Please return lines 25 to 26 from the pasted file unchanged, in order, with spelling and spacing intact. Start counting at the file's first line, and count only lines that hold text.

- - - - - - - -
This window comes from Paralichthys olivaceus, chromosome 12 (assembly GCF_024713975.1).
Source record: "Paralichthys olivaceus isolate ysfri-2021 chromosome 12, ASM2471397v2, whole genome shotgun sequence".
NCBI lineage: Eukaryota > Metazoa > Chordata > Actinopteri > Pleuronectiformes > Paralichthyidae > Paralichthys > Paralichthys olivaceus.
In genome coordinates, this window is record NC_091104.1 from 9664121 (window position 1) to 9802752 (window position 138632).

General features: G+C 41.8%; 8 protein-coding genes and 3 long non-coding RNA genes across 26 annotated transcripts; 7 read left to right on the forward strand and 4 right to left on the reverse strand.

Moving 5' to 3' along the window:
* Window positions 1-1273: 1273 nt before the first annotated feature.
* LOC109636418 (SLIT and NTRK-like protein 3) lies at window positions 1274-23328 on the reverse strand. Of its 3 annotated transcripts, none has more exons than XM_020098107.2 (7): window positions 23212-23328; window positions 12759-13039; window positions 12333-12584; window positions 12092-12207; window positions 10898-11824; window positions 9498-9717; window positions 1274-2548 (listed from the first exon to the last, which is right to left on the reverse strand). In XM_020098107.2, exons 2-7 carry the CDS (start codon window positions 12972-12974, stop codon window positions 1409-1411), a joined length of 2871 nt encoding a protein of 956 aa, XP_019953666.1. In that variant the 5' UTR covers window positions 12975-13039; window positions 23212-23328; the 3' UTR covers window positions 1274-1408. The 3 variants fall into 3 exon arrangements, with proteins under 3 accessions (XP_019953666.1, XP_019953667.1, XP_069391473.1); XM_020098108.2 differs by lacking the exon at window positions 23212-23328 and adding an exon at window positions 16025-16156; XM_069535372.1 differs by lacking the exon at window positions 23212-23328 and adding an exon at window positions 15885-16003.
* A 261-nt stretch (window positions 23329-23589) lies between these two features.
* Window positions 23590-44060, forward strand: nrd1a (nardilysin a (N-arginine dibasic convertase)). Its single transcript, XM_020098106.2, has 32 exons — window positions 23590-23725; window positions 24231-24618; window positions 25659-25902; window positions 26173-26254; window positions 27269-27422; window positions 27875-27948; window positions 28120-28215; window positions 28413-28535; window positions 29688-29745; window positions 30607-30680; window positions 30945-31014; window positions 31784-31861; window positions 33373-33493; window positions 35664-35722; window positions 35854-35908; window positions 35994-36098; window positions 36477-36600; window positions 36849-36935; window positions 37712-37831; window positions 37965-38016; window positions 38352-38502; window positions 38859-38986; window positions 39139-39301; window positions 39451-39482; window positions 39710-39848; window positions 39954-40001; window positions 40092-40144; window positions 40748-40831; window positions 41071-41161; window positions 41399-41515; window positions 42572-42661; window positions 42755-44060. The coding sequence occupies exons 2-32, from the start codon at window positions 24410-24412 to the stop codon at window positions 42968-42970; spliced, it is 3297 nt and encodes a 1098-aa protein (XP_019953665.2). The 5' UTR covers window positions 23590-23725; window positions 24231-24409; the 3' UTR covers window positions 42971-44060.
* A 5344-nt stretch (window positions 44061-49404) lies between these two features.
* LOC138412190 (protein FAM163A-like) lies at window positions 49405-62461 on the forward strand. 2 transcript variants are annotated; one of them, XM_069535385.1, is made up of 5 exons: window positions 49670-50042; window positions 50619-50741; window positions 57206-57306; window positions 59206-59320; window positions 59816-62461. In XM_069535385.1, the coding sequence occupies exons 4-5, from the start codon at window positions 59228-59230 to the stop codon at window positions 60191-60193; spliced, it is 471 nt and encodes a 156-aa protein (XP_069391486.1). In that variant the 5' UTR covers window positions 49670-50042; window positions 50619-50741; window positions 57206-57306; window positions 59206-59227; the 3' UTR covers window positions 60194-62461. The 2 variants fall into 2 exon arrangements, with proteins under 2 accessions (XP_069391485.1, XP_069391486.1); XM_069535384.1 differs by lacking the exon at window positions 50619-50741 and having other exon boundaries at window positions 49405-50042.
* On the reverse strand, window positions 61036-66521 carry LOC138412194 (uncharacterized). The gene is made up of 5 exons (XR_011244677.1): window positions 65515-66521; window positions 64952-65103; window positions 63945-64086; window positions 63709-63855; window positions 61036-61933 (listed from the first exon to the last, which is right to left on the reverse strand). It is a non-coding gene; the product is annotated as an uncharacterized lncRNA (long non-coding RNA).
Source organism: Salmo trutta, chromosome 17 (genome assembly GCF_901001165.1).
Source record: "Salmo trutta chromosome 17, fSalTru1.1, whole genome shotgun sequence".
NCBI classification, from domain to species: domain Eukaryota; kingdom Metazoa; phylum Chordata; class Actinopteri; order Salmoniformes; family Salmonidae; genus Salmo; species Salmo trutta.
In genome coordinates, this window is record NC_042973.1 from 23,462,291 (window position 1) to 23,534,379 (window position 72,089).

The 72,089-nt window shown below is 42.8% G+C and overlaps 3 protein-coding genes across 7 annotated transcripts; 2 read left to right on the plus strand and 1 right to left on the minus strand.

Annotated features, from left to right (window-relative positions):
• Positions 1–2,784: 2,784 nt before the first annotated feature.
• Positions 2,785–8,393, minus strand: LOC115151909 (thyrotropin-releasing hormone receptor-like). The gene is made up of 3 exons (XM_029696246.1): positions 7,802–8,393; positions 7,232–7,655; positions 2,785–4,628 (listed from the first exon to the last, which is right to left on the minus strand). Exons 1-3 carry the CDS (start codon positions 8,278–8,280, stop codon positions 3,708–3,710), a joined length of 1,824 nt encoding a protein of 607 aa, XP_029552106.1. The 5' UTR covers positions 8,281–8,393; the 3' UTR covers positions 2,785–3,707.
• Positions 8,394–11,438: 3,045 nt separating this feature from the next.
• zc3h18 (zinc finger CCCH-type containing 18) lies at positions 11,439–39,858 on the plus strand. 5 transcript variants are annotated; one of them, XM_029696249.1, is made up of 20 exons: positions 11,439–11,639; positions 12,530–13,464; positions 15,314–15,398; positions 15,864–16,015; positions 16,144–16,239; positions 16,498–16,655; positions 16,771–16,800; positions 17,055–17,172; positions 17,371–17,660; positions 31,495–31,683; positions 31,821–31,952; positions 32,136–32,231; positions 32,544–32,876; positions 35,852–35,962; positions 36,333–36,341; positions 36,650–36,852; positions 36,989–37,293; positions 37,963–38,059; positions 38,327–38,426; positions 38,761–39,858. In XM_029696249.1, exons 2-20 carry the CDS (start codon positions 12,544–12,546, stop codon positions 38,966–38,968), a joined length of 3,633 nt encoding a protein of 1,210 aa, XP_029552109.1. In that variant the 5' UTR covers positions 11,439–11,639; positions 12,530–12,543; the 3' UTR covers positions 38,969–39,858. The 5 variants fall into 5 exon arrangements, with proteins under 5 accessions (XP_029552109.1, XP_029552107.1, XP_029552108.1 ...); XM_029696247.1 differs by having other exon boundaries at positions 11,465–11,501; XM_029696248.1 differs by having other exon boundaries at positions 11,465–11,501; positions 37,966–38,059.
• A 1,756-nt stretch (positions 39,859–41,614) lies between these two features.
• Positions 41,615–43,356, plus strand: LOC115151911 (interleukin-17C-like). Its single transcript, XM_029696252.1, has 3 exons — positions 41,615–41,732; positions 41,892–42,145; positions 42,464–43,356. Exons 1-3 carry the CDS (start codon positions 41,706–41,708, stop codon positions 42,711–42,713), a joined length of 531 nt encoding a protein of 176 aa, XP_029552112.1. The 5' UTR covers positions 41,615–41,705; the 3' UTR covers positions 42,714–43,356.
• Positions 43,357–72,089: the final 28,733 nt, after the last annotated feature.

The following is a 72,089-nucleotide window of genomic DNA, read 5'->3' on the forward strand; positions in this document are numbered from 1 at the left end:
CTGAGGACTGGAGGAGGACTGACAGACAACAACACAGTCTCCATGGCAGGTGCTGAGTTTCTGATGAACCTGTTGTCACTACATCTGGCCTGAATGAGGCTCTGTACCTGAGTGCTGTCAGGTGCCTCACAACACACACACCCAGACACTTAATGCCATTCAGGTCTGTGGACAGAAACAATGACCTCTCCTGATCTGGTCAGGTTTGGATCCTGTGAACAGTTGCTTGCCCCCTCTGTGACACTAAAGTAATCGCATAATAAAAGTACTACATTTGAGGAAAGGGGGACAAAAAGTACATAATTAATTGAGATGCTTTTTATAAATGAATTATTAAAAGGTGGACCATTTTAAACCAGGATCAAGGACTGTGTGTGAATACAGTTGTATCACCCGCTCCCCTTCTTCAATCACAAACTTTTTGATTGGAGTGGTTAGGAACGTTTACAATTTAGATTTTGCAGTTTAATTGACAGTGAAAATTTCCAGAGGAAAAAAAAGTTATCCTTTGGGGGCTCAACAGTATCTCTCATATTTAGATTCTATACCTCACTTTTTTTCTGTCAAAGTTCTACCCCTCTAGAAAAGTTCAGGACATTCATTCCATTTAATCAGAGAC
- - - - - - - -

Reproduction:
• Positions 41,615–43,356, plus strand: LOC115151911 (interleukin-17C-like). Its single transcript, XM_029696252.1, has 3 exons — positions 41,615–41,732; positions 41,892–42,145; positions 42,464–43,356. Exons 1-3 carry the CDS (start codon positions 41,706–41,708, stop codon positions 42,711–42,713), a joined length of 531 nt encoding a protein of 176 aa, XP_029552112.1. The 5' UTR covers positions 41,615–41,705; the 3' UTR covers positions 42,714–43,356.
• Positions 43,357–72,089: the final 28,733 nt, after the last annotated feature.